18:30and sine.
Questions? No.
Alright, let us do 90 degrees.
So, now 90 degrees is straight up.
So, this coordinates well, the cosine is the x coordinate so, the cosine of 90 degree is 0
19:00and the sine of 90 degrees is 1.
So, let us do 180 degrees.
180 degrees is over here. So, the x coordinate is cosine and the y coordinate is sine.
So, cosine of 180 is Is negative 1.
And the sine of 180 is 0.
19:30And, finally, down here is 270 degrees over here.
Cosine is going to be 0 and sine is going to be -1.
So, I don't think we will need our charts.
These are nice and easy to memorize.
20:23Okay, so first of all.
0 degrees is 0 radians.
90 degrees is Pi over 2 radians.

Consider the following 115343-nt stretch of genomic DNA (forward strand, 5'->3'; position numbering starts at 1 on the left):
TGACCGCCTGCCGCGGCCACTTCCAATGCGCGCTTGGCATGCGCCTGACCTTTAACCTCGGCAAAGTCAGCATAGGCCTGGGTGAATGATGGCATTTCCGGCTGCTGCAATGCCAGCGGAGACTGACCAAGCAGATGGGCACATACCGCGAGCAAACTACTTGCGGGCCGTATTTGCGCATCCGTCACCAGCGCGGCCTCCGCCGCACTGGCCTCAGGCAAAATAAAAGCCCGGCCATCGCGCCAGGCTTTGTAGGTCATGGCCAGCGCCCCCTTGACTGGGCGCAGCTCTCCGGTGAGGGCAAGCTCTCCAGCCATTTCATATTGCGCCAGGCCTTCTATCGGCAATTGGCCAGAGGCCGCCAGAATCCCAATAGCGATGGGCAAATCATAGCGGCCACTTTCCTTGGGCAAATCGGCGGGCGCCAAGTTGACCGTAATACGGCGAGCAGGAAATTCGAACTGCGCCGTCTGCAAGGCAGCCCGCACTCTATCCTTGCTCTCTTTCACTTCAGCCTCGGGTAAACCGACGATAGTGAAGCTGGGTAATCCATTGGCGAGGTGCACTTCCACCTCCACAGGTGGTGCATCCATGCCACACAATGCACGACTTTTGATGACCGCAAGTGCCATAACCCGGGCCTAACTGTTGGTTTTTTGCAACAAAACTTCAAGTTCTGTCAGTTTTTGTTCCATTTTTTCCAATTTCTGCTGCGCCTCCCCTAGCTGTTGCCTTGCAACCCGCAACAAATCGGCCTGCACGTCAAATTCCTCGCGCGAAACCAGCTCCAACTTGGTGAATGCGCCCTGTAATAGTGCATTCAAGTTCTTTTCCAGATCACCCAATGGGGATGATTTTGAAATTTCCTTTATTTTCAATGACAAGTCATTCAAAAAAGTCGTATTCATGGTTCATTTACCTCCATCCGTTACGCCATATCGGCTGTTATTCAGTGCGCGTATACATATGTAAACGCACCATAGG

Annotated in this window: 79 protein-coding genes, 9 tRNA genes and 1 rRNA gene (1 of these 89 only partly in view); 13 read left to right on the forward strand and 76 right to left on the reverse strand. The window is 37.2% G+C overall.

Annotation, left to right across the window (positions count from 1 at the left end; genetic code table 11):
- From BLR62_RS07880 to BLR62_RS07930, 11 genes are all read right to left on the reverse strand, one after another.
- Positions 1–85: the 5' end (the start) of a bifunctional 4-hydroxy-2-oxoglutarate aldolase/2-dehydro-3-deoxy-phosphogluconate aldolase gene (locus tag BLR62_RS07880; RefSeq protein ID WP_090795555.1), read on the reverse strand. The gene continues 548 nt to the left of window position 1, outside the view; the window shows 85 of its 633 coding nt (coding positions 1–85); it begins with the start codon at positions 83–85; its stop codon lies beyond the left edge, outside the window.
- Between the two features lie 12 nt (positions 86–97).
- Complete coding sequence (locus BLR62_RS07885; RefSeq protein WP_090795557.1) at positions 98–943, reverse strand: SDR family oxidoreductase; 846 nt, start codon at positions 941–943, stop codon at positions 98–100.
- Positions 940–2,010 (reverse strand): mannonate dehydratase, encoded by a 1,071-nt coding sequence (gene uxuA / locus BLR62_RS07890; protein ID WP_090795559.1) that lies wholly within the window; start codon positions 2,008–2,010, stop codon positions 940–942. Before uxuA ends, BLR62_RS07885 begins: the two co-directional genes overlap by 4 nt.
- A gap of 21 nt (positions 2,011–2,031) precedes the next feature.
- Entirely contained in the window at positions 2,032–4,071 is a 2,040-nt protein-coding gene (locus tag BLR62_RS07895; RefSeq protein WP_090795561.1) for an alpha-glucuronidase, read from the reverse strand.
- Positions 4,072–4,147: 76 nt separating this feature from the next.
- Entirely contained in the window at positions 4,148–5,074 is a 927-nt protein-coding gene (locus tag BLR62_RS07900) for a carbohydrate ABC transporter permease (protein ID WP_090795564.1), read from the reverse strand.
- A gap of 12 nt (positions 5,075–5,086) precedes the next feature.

20:30180 degrees is Pi.
And, 270 is 3 Pi over 2.
Okay. 360 just brings you back to 0.
So, 2 Pi is back at 0.
So, the sine is 0 and cosine is 1.
So, remember on the other chart, sine and cosine and tangent sine would go in one direction and cosine would go in the other direction.
1 and 0.
21:08Sine of 180 degrees or Pi radians is just going to be 0.
and sine of 3 Pi over 2 or 270 degrees will be -1.
Notice sine goes 0, -1.
Cosine goes -1, 0.
21:34Okay. Remember, I told you last time that the tangent of an angle is the sine divided by the cosine.
So, 0 divided by 1 is just 0.
1 divided by 0. You can't divide by 0.
So, this is undefined.
There is no tangent of 90 degrees. Well, that is not really true.
The tangent of 90 degrees is undefined.
It gets infinitely large.
And then, it also gets infinitely negative.
22:01So, it is a little messy.
So, it is undefined.
The sine and the cosine here is 0/-1 which brings you back to 0.
And again, you get 0 in the denominator, it is undefined.
Okay. So this is a handy chart to memorize.